• Nicola

Ida Mary Goshawk: Quite a good sort



The item in the photograph is a small silver case, almost falling apart really, inside there are bands of dark blue silk. Whether a cigarette case or a card case isn’t really clear. I have enjoyed researching Miss I M Goshawk and discovering her journey from tobacconist's daughter to wife of a lord socialising with ministers at 10 Downing Street.


Ida Mary Goshawk was born on 22 August 1890.[1] A few months later on 16 November her parents Edwyn and Elise Goshawk took her to be baptised at Ascension church in Balham.[2] On the 1891 census, Edwyn was a Tobacconist’s Assistant and they lived at 57 Ravenswood Road in Balham.[3] Ida had an older sister Elsie. There was also a 16-year-old servant, Elizabeth Lloyd.


In 1901 the family were living at 31 Rossiter Road, Streatham. The family had expanded to include a son called Frank. Elise’s mother was living with them, along with a boarder.[4]


In 1911 the family were living at 31 Elmfield Road, London.[5]


Ida worked in a canteen cooking and serving food for the early part of the First World War. Her brother Frank Roy enlisted in the army. He received a commission into the 2nd Royal Sussex Regiment. He was wounded on 1 July 1916 at the Somme.[7]


In 1917, Ida applied to join the Women’s Army Auxiliary Corps but was rejected as she was teaching at the time.


In 1918 Ida applied to become an officer in the Women’s Royal Naval Service.[8] Her service record survives in the National Archives and provides some interesting insight into her character. She was interviewed by a board of 4 women. In their concluding remarks they noted: “The board did not like her at all at first, but she improved very much afterwards, and might be quite good.” There is also a physical description: Ida was described as 5 foot 3 ¾ inches, dark brown hair, brown eyes and a fresh complexion.


A report after 10 days of training described her as “Noisy and thoughtless: quite a good sort. Seems childish but might show up better under responsibility.” Shortly after this another report noted an improvement “Has improved distinctly in manner. Would make quite a good junior officer with further training or under a good head. Is at present rather apt to stick to her opinions; these require to be widened.”


On 22 May she was appointed as Assistant Principal at Cardiff working under Anna Buchanan Maclennan


In June 1918 when Cardiff was inspected the officer wrote “Miss Goshawk I liked; she strikes one as being very straight and honest. She might be a bit brusque, but Miss MacLennan will check that, and she has a fine enthusiasm for her work and her Chief; they evidently pull very well together.”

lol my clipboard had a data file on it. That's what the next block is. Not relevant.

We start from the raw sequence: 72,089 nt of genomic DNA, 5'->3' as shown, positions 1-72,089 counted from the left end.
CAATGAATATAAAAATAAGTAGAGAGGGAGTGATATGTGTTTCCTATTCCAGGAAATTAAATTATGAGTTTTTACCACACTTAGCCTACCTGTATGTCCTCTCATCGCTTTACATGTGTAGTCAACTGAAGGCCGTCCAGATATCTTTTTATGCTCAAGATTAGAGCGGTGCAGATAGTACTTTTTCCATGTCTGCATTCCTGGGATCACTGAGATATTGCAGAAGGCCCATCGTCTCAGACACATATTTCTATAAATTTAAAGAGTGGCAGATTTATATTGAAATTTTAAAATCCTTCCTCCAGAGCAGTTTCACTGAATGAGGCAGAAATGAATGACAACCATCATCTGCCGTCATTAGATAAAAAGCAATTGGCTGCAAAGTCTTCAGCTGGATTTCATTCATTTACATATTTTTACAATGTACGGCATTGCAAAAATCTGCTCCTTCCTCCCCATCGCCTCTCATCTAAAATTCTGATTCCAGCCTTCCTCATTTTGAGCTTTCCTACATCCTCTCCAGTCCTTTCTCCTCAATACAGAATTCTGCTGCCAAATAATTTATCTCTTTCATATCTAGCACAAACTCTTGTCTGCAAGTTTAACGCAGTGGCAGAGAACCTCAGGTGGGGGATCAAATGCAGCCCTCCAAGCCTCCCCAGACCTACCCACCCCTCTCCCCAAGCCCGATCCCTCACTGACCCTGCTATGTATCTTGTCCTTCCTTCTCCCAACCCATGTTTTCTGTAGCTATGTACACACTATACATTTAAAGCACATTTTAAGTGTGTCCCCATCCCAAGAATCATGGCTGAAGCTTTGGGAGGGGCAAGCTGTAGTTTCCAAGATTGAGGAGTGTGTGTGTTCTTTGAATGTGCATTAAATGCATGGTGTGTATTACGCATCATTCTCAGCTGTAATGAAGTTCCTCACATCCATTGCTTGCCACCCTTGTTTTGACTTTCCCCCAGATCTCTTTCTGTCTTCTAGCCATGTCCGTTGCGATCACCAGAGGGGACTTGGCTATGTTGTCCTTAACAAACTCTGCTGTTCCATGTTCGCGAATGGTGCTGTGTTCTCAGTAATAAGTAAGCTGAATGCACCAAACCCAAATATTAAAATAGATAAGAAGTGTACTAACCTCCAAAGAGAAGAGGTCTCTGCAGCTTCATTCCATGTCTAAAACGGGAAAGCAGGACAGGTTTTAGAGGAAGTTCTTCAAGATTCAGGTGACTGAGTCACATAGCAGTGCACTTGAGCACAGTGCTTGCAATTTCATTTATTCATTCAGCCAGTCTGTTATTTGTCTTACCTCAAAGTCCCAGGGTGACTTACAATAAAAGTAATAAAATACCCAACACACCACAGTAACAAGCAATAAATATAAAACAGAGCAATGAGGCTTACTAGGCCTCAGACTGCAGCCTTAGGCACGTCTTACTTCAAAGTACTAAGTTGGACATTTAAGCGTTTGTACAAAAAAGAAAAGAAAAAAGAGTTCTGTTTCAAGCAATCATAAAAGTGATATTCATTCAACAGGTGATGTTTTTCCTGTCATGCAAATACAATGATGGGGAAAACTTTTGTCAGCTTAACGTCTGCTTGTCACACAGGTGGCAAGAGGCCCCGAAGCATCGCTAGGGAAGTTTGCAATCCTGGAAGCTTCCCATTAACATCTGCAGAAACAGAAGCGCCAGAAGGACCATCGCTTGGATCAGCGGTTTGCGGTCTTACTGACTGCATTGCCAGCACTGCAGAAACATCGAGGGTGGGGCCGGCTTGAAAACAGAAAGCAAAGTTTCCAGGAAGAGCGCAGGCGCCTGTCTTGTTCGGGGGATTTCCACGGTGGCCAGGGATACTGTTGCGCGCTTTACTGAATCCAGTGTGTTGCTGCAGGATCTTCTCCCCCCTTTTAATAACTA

In December 1918, Ida was recommended from promotion by Miss MacLennan:

“…she has steadily been taking increasing responsibility. She is a most energetic, keen and capable officer and has done much good work here. Owing to the fact that Miss Goshawk is left in entire charge during my frequent absences on duty, and that an officer who knows the work and local conditions as she does is indispensable for this purpose, it is respectfully submitted that the promotion of this officer may be approved with her re-appointed to Cardiff.”


Ida was duly promoted to Deputy Principal at Cardiff and she remained this rank until her discharge from the WRNS on 4 October 1919.


The next time Ida appears in online records is on 21 January 1926 when she sailed on the SS Ausonia from Southampton to New York. She stated that the reason for travel was ‘research’. Her ticket was paid for by the J Walter Thompson Company of 244 Madison Avenue, Manhattan which was an advertising agency. Perhaps she had a job interview. On 3 February she arrived in New York.[9]


244 Madison Avenue, New York City

She arrived back in the UK, landing at Liverpool on 29 March 1926 on SS Regina.[10]


On 30 November 1929, Ida married Norman Craven Brook, a civil servant, twelve years her junior at St Mary the Boltons church.[11] On her marriage certificate her age was given as 35 when she was actually 39. Her old chief, Anna Buchanan Maclennan, now married and called McIver was one of the witnesses.


Norman Craven Brook by Howard Coster, 1943 NPG x3182

On 29 September 1939, Norman and Ida were living at 9 Thistle Grove in Chelsea.[12]


Norman Brook had entered the civil service in 1925 and he would work in high government circles until his retirement in 1962. Described in the Oxford Dictionary of National Biography as “a personal confidant and adviser to successive prime ministers, and was particularly influential under Churchill and Macmillan” but on a personal level: “Discreet, impersonal, politically neutral, highly intelligent, immensely hard-working, devoted to duty—Brook's mastery of the role of a professional British civil servant was complete. He was tall and physically impressive in appearance, with an unhurried and unruffled style. He could seem very formal, ‘buttoned-up’, and ‘official’ in his manner, real friendship developing with only a few intimates, though many colleagues point to a quiet, restrained, and dry sense of humour. He lived quietly with his wife in Chelsea, relaxing by playing golf and by practising his hobby of carpentry (he had to endure many jokes about 'cabinet-making'—which had actually been his grandfather's occupation).”[13]


In 1963 Brook became Baron Normanbrook of Chelsea, and Ida became Lady Normanbrook. Friendships with prime ministers continued and the visitor’s book for their home 11 The Vale in Chelsea must contain some interesting signatures. Macmillan remained a friend and in letters addressed her as “Goss”. [14] Normanbrook was one of the pall bearers at Winston Churchill's funeral.


Normanbrook died at home, 11 The Vale, Chelsea on 15 June 1967 and was described by the Daily Mirror as the “man who knew the secrets of four prime ministers.”